SQ D 400 amp panel

Note the small red test buttons on each 200 amp breaker.

It was a vacant home so I pushed them and the breakers tripped.

With the breaker labeled “A” tripped, I found the “B” panel in the garage unpowered and the “A” panel still powered. The labeling was just magic marker installer type labeling so I made it clear that no wiring changes were needed just corrections to the labeling.

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That little red button (sometimes a little yellow button) is called a “trip exerciser”. It’s on the annual PM check for breakers of this sort. It is intended to trip the breaker, as you found. I’m not 100% sure I could advise any home inspector (more likely commercial property inspectors) to press the trip exerciser, because Mruphy’s law says you’ll unleash the clockworks gremlins and the breaker won’t reset. That’s not really out of the realm of possibility, because it happened to me on an annual check of some Square D PAF breakers, and they’re 10 grand each, rebuild of existing 2 grand. Those PowerPact breakers in your picture retail for between 600 and 900 dollars each for a 200 amp.


I guess I don’t get out much…did not realize they cost so much…makes me think hard before tripping.

Just make sure you have finished the inspection before tripping them. Also only do it on new, vacant property to discover an expensive problem for your client.

What are the two black plastic devices on the right? Also, aren’t there bend radius restrictions for those wires? Do the 10 tight bends appear to meet the guidelines?

Those 2 black devices on the right are Polaris connectors. They are just pre-insulated giant wirenuts.

Thanks Jim, that’s what I suspected but wanted to make sure. Were they simply used to extend those two wires?

Thats what it looks like Mike.

Note to self -

Don’t touch the little red button,

or the little yellow button

Thanks for the info Mark!

I will add to Marc Shunk’s comment along the way with the exercizer tripping system.,

if you have to exersiczing them make sure the system is not loaded or turn off all branch breaker before you trip the main breaker.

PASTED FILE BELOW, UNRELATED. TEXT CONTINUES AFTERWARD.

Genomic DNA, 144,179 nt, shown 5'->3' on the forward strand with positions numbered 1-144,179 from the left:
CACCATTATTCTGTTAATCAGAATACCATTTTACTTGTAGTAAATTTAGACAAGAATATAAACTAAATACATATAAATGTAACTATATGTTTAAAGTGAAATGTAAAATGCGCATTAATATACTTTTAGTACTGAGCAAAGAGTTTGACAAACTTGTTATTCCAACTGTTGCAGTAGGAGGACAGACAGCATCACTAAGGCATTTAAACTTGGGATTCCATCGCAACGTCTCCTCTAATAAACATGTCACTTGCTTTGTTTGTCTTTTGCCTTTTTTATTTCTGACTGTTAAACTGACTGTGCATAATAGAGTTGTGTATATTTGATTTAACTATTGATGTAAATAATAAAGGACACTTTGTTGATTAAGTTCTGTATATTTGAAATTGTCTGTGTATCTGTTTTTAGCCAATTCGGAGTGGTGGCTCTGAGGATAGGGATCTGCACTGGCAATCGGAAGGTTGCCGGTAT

some of the larger main breaker don’t like to open up under load and it can do pretty instering event this is true with larger commercal breaker where the cost of each very large breaker run in thousands of bucks if they screw up.]

just a simple way when you run the exersizer trip them and reset once but if refuse to reset do not attempt to do it twice because something can be jammed or malfuncted.

just pass the word to be safe on large main breaker if you see that set up as you see on the photo if dont have the exersizer you should be ok.
but i treat them as they are " hot "

Merci, Marc

You already got ironed out that they’re Polaris connectors, so I’ll add that there is no minimum bend radius for conductors. There are minimum bend radiuses for cables, but not for conductors. You can bend them to a hard 90 if you’re man enough, as long as the insulation is not damaged. Very high voltage cables and conductors do have a minimum bend radius, but you’re likely to never put your eyes on such an installation. The idea there is that the current flow can literally blast out of the side of too tight of a bend, sorta like a race car going too fast and running off the track on a bend.

Thanks Marc…maybe I was remembering that from my commercial/industrial facilities days, heck I don’t know.

so how is this a 400 amp panel?

How do you mean? The rating of the panel, in this case 400 amp, more relates to the “heavy duty-ness” of the bus and doesn’t necessarily have anything to do with the breakers in it. In this case, we have two, 200-amp breakers installed, which probably comes close to fully utilizing the rating of the panel it is installed in.

Yep, its a 400 amp main panel, with two seperate disconnects.
The garage has two, 200 amp sub panels.

The meter on this 5800 sf house was 320 amp. I noted this as a simple comment in the report.

I was told by my local power company that they do not have any 400 amp meters about a year ago. I think they know that a 320 amp meter will not meltdown with 400 amp load for a rare few minutes if ever.

If anyone has a closeup picture of a 400 amp 240V meter, please post it.

You’re likely to never see one, but here’s a few pics of a 400 amp across the line meter, just the same. Greater than 320 is almost always CT metered, so this is a very rare bird:

I totally agree. A “real” 400A service in a home is a very rare thing. Everyone I have seen or done has been a 320/400.
Over that would be 600A (and up) in most situations and either CT or primary metered.

Best I can do. Saw this today actually. Sub was in garage.



Yeah, that’s a 320, which for some reason is what we all call a 400 amp service.


The buyer had the plans with him, which called for 400 amp service and a 100 amp sub. I was a little confused by this. The sub I found was in the garage, and was fed from the second disconnect, which if not mistaken is 200 amps as well right? I looked everywhere for another sub but no luck. New home too. Ideas?